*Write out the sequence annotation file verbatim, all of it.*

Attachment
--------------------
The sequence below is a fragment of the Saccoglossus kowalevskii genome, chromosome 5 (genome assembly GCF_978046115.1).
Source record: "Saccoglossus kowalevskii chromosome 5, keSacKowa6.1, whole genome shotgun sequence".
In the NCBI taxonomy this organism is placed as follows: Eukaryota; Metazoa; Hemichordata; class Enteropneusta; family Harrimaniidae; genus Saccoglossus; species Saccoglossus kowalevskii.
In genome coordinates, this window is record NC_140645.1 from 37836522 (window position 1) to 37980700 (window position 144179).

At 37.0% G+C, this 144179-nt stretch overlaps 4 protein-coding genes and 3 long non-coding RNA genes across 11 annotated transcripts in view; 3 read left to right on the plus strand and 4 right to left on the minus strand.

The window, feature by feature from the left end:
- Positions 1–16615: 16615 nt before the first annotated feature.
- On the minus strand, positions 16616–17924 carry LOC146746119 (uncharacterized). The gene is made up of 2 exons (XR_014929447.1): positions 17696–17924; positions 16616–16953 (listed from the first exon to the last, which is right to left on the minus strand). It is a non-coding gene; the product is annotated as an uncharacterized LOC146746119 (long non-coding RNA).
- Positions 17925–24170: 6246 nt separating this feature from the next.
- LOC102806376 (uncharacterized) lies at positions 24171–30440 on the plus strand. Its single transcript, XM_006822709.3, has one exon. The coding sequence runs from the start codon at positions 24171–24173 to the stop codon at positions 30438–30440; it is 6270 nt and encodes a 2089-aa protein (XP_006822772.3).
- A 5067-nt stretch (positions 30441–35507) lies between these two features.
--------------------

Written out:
The sequence below is a fragment of the Saccoglossus kowalevskii genome, chromosome 5 (genome assembly GCF_978046115.1).
Source record: "Saccoglossus kowalevskii chromosome 5, keSacKowa6.1, whole genome shotgun sequence".
In the NCBI taxonomy this organism is placed as follows: Eukaryota; Metazoa; Hemichordata; class Enteropneusta; family Harrimaniidae; genus Saccoglossus; species Saccoglossus kowalevskii.
In genome coordinates, this window is record NC_140645.1 from 37836522 (window position 1) to 37980700 (window position 144179).

At 37.0% G+C, this 144179-nt stretch overlaps 4 protein-coding genes and 3 long non-coding RNA genes across 11 annotated transcripts in view; 3 read left to right on the plus strand and 4 right to left on the minus strand.

The window, feature by feature from the left end:
- Positions 1–16615: 16615 nt before the first annotated feature.
- On the minus strand, positions 16616–17924 carry LOC146746119 (uncharacterized). The gene is made up of 2 exons (XR_014929447.1): positions 17696–17924; positions 16616–16953 (listed from the first exon to the last, which is right to left on the minus strand). It is a non-coding gene; the product is annotated as an uncharacterized LOC146746119 (long non-coding RNA).
- Positions 17925–24170: 6246 nt separating this feature from the next.
- LOC102806376 (uncharacterized) lies at positions 24171–30440 on the plus strand. Its single transcript, XM_006822709.3, has one exon. The coding sequence runs from the start codon at positions 24171–24173 to the stop codon at positions 30438–30440; it is 6270 nt and encodes a 2089-aa protein (XP_006822772.3).
- A 5067-nt stretch (positions 30441–35507) lies between these two features.